Why Aren’t You Short Oil Yet?

The price of crude oil has continued to crash, and it’s only looking to go lower. In fact, when compared to the oil bull market of 2007-09, oil’s current trajectory looks eerily similar. On Wednesday, the global benchmark for oil slipped under $100 for the first time since April. Contrast this with the fact that oil prices were trading above $120 barely a month ago!

And what comes next? Well, if this pattern continues, oil is due for a major crash. Indeed, we are getting a bonafide repeat of 2008 in the commodities markets, including oil. And these commodity wipeouts only happen when the markets shift to a recessionary trade.

A few weeks back, we brought attention to our “short oil” thesis, and we’ve become increasingly bullish on this idea. Why? Because oil performs terribly in recessions, and that’s the base case at this point. Now, analysts are lining up to give their short oil forecasts

I see a lot of folks attempting to buy the dip, and this is one falling knife that you’d do better to back away from.

Renewable energy, however, is a completely different story.

As opposed to fossil fuels, clean energies have very positive learning curves. That means that the more we use, produce, and learn about them, the cheaper they become. And in fact, the oil giants themselves are not investing in ways to better produce oil – they’re putting their money into hydrogen instead.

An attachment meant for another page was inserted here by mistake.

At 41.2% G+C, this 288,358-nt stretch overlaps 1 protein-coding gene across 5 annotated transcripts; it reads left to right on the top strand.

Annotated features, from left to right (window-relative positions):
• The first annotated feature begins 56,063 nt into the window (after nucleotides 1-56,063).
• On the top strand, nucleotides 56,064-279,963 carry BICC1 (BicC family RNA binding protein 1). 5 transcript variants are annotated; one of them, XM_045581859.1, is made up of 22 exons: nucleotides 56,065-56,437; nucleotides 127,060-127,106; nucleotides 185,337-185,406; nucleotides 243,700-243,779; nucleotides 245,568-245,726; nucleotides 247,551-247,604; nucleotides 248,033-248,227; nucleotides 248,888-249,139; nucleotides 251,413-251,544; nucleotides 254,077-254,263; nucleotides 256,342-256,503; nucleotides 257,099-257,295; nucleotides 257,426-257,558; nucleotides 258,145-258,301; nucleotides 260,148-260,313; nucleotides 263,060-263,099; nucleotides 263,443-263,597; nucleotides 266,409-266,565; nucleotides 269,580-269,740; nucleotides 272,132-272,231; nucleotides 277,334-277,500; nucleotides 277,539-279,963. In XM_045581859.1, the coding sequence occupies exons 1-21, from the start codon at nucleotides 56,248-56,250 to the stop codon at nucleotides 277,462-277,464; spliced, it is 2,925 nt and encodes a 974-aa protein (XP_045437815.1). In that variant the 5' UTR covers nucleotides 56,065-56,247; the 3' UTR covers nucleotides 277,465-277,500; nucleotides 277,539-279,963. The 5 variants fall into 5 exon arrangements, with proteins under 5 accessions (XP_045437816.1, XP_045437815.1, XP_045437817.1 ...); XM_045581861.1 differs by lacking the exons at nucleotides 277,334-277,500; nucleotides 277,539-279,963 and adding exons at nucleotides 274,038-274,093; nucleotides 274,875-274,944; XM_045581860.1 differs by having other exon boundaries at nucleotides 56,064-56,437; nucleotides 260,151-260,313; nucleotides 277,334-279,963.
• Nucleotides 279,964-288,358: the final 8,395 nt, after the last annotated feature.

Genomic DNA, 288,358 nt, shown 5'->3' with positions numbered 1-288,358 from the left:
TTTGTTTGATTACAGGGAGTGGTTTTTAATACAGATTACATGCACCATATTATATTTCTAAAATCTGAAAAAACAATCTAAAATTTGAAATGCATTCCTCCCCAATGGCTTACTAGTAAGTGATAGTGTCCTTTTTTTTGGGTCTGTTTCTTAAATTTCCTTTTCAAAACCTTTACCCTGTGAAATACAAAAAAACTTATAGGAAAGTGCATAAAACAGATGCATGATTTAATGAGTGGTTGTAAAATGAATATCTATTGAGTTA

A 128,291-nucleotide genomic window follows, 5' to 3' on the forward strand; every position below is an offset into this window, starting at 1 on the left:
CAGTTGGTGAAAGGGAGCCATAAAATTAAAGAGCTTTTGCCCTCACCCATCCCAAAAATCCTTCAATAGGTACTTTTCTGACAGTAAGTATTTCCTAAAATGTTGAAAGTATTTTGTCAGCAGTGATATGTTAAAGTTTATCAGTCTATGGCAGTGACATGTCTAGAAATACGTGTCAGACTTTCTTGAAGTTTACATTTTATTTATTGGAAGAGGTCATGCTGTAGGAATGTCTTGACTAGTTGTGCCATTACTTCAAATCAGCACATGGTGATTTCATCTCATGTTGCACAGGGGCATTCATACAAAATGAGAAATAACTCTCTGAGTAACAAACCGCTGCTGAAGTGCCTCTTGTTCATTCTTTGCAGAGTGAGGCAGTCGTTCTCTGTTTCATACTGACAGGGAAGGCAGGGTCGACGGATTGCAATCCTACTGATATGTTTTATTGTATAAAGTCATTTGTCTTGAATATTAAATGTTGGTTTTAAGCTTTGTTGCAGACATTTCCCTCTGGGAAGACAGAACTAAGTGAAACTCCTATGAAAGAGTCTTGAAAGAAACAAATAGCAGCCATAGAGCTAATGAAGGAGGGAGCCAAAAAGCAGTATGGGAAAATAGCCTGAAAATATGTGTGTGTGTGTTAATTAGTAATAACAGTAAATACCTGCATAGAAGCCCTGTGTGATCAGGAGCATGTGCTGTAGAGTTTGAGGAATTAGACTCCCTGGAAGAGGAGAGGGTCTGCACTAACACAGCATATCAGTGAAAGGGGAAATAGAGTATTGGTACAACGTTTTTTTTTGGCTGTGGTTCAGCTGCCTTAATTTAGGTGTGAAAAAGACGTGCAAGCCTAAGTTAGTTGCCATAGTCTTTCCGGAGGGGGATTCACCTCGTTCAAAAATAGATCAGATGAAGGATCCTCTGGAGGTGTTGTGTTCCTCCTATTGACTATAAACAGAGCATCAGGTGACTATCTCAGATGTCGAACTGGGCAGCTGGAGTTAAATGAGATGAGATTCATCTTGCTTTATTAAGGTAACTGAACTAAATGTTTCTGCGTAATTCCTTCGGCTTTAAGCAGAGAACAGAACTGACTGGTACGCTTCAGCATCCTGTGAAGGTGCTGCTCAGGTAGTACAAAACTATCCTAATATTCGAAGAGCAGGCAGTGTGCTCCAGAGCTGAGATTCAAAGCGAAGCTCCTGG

Makes sense. Big Oil companies are best-suited to bring the Hydrogen Economy out into the spotlight. Their engineers are well-equipped to work with products on a molecular scale, as hydrogen requires. Not to mention that it can be pumped into natural gas pipelines and gas stations. The logistics behind hydrogen are similar to that of fossil fuels, and that’s why Big Oil giants are shifting their attention to it.

Elsewhere in the recessionary landscape, we’re hearing a lot about a housing market crash. Well, that’s not very likely. Because over the past 60 years, there have only been four instances of sustained home price contraction. The housing market moves at a snail’s pace. And because of that, it takes a long time for strong home price appreciation to fall to negative growth. It would be unprecedented for home prices to plunge into the red from where they are today. From that perspective, anyone screaming “housing market crash!” is greatly overstating the situation.

Demand is a proven, durable driver, even during recessions. It’s still strong today. And considering that the current housing supply is so low, prices really can’t depreciate. Home builders are losing confidence and are holding firm in their prices. And so are home sellers. We may see a brief decline in the market for a few months, but then it’ll be business as usual once again.

Now, what does that mean for Opendoor (Nasdaq:OPEN)? Well, it sells homes over a 90-day period and gains a 5% commission per home sale. Home depreciation is usually around 1% per month. So, after three months, it may lose 3%, but it will still sell on a 2% gross margin. Indeed, it’s still a positive gross margin business even if the pricing algorithms were terrible (and they’re not). More likely, it should be able to reel in between 4% and 8% margins — and that’s not priced into the stock at all. Bottom line here: I’m very confident in Opendoor’s model.

Trading action this week indicates that the market is fully embracing a recession. Stocks are down. Yields are crashing. Oil is falling under $100. When a recession is happening, you have to think about what will happen after. Indeed, every recession is followed by an expansion. It’s time to welcome the long-term thinking.

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